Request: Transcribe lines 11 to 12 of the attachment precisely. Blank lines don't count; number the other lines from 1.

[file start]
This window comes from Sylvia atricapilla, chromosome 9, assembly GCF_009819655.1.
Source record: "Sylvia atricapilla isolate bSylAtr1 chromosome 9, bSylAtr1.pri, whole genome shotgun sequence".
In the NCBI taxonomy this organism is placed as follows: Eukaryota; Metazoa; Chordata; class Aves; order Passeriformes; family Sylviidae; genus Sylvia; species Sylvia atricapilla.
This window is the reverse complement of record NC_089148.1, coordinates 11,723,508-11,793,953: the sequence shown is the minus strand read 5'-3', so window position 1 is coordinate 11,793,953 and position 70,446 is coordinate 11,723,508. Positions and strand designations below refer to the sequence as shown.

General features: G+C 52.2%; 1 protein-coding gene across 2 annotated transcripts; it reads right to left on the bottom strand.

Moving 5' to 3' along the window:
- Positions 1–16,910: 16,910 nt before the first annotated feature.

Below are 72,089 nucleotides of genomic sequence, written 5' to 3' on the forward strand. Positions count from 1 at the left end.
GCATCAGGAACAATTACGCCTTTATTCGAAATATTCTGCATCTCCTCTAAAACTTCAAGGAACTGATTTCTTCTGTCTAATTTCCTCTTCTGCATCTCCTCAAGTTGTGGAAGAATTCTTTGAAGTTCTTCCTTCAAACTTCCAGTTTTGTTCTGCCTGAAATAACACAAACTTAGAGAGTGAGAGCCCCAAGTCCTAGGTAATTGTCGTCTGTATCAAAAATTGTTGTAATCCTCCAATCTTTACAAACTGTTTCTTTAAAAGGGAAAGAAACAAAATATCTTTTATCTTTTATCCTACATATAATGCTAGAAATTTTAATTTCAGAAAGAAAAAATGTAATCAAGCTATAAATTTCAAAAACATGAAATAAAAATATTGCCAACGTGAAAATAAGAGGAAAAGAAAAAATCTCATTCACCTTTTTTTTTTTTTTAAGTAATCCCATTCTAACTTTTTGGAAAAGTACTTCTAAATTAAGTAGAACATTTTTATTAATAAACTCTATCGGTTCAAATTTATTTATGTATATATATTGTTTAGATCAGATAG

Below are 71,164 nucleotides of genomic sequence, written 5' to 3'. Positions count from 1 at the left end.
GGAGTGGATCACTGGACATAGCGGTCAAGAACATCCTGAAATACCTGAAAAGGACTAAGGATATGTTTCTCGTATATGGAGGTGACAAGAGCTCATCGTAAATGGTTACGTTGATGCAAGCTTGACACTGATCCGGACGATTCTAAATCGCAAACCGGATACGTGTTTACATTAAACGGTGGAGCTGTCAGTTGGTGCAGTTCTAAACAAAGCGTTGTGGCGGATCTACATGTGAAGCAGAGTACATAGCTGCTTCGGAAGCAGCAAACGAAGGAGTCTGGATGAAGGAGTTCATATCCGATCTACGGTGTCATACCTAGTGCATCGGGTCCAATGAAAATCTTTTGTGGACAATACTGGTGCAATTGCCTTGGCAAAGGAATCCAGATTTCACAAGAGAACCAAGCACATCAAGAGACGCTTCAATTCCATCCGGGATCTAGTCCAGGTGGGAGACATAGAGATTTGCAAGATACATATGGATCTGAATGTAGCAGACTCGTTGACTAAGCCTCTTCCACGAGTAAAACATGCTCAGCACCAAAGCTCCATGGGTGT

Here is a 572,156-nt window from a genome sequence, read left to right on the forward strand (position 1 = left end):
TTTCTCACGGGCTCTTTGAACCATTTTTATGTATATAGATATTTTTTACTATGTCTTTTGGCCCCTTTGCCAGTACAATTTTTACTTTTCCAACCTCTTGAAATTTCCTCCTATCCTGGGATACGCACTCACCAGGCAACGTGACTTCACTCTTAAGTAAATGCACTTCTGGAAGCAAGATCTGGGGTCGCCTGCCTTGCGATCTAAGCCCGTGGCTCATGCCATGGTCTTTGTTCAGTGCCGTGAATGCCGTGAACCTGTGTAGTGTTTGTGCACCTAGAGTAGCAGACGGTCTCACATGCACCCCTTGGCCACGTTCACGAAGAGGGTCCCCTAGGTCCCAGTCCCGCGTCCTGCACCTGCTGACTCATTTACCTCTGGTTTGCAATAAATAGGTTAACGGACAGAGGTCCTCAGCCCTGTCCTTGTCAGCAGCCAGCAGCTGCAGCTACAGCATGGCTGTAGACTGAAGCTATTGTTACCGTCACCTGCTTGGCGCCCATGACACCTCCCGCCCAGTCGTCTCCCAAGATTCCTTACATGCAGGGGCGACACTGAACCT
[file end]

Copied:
GGAGTGGATCACTGGACATAGCGGTCAAGAACATCCTGAAATACCTGAAAAGGACTAAGGATATGTTTCTCGTATATGGAGGTGACAAGAGCTCATCGTAAATGGTTACGTTGATGCAAGCTTGACACTGATCCGGACGATTCTAAATCGCAAACCGGATACGTGTTTACATTAAACGGTGGAGCTGTCAGTTGGTGCAGTTCTAAACAAAGCGTTGTGGCGGATCTACATGTGAAGCAGAGTACATAGCTGCTTCGGAAGCAGCAAACGAAGGAGTCTGGATGAAGGAGTTCATATCCGATCTACGGTGTCATACCTAGTGCATCGGGTCCAATGAAAATCTTTTGTGGACAATACTGGTGCAATTGCCTTGGCAAAGGAATCCAGATTTCACAAGAGAACCAAGCACATCAAGAGACGCTTCAATTCCATCCGGGATCTAGTCCAGGTGGGAGACATAGAGATTTGCAAGATACATATGGATCTGAATGTAGCAGACTCGTTGACTAAGCCTCTTCCACGAGTAAAACATGCTCAGCACCAAAGCTCCATGGGTGT

Here is a 572,156-nt window from a genome sequence, read left to right on the forward strand (position 1 = left end):